And yet revealing (or heavily alluding to) major plot points in movie trailers appears to be becoming more and more commonplace, especially when major tentpole releases are concerned. It’s kind of ironic, especially when you consider these big-budget, CGI-heavy films are often the ones the majority of audiences will mindlessly flock to regardless. Usually sequels, prequels, series installments or spin offs; these franchises with built-in viewers are surely among the easiest sells in any film PR team’s release slate?
Adding to the problem is the fact that these same movies happen to be the ones that come with the highest risk of spoilers. If you’re a fan of this specific brand of spectacle cinema, you’ll likely want to go in blind to ensure maximum enjoyment. Sure, Infinity War requested viewers’ remain tight lipped about its key plot punches but not before dishing out a healthy chunk of marketing material beforehand. Anything eyebrow raising in the Avengers’ recent outing may have technically been new to viewers but it was hardly surprising. With this in mind, maybe it’s time to do away with trailers altogether? After all, it’ll hardly stop the likes of die-hard Star Wars fans from handing over their cash and it could even boost Box Office returns. Not feeling Fallen Kingdom’s military-bred dinos? No trailers leaves you none the wiser until your money’s left your account!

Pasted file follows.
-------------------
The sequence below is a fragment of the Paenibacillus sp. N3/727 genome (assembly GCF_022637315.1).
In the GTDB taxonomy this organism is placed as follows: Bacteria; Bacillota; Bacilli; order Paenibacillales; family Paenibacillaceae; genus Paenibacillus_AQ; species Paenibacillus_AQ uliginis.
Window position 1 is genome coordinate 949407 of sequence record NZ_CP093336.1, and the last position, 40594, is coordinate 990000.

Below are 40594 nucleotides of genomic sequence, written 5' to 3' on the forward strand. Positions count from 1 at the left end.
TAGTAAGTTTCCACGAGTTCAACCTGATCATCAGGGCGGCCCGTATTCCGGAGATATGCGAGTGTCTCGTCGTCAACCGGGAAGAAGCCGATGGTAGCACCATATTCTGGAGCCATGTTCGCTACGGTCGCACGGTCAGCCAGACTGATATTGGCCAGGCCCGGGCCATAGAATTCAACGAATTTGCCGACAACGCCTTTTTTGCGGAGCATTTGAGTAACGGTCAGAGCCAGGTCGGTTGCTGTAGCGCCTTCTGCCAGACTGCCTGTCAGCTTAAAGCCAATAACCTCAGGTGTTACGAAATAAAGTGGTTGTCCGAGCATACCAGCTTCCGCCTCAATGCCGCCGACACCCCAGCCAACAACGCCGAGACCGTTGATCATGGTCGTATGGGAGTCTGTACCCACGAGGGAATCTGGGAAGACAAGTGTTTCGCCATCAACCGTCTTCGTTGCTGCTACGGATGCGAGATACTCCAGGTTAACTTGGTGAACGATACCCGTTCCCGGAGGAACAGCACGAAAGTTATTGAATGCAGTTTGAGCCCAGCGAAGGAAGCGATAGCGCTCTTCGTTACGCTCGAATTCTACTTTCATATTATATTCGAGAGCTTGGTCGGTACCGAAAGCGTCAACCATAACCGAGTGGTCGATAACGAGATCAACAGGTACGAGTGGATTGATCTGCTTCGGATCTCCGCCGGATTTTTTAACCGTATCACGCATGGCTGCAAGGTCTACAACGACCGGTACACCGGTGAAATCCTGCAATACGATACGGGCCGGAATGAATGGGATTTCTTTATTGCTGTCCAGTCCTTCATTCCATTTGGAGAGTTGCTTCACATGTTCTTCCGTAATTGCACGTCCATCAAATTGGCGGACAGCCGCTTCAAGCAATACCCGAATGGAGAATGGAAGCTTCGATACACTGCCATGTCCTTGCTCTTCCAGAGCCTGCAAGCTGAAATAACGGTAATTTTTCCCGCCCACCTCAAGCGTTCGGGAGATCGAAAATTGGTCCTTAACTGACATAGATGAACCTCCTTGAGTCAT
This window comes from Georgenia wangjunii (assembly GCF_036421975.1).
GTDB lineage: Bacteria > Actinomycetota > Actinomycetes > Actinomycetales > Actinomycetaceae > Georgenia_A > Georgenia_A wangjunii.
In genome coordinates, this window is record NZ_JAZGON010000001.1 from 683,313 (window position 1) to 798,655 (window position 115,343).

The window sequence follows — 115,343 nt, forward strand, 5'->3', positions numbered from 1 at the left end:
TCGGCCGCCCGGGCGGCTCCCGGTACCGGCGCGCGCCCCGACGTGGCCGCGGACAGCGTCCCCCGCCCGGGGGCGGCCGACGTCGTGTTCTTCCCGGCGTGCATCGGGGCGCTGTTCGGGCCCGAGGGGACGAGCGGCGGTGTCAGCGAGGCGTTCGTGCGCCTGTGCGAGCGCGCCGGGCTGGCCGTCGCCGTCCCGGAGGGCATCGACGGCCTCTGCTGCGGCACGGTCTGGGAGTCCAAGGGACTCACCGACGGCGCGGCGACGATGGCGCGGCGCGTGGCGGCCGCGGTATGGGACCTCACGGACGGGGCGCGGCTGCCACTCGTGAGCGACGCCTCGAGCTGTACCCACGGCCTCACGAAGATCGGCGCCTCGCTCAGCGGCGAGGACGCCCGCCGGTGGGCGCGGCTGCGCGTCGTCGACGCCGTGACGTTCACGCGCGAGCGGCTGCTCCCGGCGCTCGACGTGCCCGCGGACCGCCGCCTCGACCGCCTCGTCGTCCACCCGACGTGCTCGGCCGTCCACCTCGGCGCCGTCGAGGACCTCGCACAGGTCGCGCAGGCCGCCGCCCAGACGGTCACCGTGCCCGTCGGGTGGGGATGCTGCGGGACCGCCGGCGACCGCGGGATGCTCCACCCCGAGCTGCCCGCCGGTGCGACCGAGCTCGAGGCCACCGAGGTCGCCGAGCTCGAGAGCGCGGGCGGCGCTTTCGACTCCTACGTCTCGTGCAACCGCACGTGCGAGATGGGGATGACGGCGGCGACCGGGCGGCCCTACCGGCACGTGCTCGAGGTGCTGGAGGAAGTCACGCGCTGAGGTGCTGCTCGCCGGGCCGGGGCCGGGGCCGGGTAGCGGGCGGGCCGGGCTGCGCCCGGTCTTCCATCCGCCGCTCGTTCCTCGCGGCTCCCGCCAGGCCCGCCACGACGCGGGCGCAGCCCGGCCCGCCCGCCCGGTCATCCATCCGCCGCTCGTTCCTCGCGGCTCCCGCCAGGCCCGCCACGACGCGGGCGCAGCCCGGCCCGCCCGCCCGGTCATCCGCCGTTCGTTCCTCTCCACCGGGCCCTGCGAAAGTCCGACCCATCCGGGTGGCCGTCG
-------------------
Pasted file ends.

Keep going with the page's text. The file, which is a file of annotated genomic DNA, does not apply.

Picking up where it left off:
It almost makes you nostalgic for a time before YouTube, smart phones and 24 hour content accessibility. Back when movie news was a lot harder to come by. Imagine the thrill and excitement of seeing that mystery cliffhanger ending in Back To The Future Part II, fresh and for the first time - or unexpectedly experiencing the uncanny worlds of Blade Runner without a heads up. Sadly, these experiences could be a thing of the past - or in the words of Ian Malcome: ‘Don’t you mean extinct?’
Do you think we still need movie trailers? Let me know in the comments section below!